That cavern is my hell.  Most days I can stand at the entrance where the daylight still casts down on my face, but always I can hear the lion within, a deep growl of condemnation, accusation from the bowels of that darkness that tells me my enemy is crouching within, just beyond where I can see, hidden in the refuge of the shadows, hungry and ready to pounce.  I become my own worst enemy, and there is no benefit as yet I can see in spreading such disease in communion with another.   How could it possibly help to share such a teaspoon of poison?
There is only this:

I read Paul's words, and I see that God is giving me 
the antidote of such a prison.
"Not that I have already obtained this or am already perfect, but I press on to make it my own, because Christ Jesus has made me his own.  Brothers, I do not consider that I have made it my own. But one thing I do: forgetting what lies behind and straining forward to what lies ahead,  I press on toward the goal for the prize of the upward call of God in Christ Jesus.   Let those of us who are mature think this way, and if in anything you think otherwise, God will reveal that also to you.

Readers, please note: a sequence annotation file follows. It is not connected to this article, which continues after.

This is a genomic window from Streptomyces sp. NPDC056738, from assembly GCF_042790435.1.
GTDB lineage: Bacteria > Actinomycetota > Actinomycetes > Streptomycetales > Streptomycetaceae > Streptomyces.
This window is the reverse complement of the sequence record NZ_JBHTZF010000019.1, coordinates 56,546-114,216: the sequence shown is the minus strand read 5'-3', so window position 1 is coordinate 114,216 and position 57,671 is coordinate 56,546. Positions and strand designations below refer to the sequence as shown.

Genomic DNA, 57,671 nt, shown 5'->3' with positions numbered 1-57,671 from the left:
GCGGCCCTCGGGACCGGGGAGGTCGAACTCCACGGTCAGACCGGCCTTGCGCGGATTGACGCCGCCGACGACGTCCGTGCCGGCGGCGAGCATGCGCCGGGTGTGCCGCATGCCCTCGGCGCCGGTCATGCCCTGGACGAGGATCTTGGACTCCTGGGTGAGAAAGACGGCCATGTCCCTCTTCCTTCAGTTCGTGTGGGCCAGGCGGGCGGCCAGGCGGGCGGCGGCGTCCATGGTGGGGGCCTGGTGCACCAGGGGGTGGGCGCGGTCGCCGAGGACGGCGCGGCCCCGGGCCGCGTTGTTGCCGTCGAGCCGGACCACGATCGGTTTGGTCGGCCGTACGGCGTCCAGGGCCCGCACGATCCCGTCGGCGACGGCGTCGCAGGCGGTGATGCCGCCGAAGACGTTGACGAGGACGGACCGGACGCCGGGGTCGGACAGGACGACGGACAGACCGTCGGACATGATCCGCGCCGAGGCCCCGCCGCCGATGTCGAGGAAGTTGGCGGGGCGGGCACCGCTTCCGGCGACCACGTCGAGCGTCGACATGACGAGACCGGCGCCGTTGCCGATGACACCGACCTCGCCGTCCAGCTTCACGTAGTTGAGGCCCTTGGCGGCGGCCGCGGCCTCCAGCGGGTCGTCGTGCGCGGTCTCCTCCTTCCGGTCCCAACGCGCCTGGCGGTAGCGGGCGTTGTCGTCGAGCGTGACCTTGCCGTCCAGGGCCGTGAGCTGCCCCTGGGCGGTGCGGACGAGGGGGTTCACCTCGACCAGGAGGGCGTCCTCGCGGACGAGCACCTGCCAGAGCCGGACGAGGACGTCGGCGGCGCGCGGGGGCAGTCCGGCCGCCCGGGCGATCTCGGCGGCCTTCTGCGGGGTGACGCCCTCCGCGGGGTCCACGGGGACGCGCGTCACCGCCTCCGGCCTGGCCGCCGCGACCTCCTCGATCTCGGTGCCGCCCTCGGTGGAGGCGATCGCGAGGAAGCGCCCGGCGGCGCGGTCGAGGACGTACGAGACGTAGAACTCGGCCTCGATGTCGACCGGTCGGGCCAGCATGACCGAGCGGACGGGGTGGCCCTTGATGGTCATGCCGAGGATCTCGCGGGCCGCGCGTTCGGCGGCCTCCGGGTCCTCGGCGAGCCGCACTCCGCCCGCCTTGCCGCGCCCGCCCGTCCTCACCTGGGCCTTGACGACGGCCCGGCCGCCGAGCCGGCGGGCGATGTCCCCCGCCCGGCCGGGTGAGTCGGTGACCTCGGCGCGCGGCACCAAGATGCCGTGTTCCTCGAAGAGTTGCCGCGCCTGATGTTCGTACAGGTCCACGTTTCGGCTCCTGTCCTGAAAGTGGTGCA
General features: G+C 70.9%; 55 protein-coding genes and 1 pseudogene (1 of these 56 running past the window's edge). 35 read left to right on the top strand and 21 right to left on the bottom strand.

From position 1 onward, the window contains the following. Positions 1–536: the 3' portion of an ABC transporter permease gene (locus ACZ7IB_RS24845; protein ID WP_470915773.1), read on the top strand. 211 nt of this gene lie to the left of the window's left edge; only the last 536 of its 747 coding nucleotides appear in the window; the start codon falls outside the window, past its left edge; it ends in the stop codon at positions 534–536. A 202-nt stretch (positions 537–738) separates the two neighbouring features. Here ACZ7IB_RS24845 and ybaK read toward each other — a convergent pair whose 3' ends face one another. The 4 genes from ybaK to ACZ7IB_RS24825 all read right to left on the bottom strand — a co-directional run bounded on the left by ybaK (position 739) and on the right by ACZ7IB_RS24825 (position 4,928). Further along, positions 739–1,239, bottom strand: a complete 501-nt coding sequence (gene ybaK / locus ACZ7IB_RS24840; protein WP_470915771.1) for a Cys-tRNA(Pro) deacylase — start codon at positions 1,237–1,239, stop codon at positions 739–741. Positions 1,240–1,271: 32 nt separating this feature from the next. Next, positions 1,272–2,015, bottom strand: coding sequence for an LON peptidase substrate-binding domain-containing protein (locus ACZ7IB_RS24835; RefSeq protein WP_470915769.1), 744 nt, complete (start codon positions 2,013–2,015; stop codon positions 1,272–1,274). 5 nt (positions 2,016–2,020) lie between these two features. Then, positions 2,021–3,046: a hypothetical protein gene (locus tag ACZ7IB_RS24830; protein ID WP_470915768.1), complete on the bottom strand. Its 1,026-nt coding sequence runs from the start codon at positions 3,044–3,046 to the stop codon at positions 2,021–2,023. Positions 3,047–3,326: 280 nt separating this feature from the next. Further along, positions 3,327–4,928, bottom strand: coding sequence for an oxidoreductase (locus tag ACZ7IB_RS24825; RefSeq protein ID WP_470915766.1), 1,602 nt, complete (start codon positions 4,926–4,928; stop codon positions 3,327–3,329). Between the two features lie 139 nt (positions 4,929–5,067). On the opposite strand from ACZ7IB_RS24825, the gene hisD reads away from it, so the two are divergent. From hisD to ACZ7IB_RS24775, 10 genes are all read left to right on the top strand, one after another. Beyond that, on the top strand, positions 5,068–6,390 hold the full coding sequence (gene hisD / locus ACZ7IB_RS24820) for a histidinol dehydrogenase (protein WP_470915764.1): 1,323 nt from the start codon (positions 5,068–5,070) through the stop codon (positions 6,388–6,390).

Only let us hold true to what we have attained."

My heart hears this song, and then the gates are flung open!  Maybe I'll walk free for a day, maybe I'll breathe the fresh air instead of the stale?  Maybe I will be light again, weightless upon this earth as my spirit bounds again to the Everest-heights as I drink in the cup of the Lord.  
Maybe through this crushing crucible there will be a seasoning.  
Maybe they will taste and see that the Lord is good?  Can sweetness come from such sorrow?
Maybe, but only if I choose to let the chains fall.  
They are around my feet and hands, but they are not padlocked to my soul.  They are not even restraining me. The truth is it is I who is holding on to them.  I have only to open my hands and receive.
I read a little more...
"There is therefore now no condemnation....for those who are in Christ Jesus."

"If God has made your cup sweet, drink it with grace; if He has made it bitter, drink it in communion with Him.  If the providential order of God for you is a hard time of difficulty, go through with it....You must go through the crucible before you have any right to pronounce a verdict, because in the crucible you learn to know God better.  God is working for His highest ends until His purpose and man's purpose become one."   ~Chambers

Friday, November 9, 2012


My next door neighbor is today practicing the Haitian tradition of slash-n-burn farming. He pick-axed all of his ground yesterday, and today he's burning everything to the ground. My kids were certain the house was on fire. I had to let Kari know that there was no mischief amiss. No 13-year-old playing with matches. Just Wilber getting ready to plant some beans.


Thursday, November 8, 2012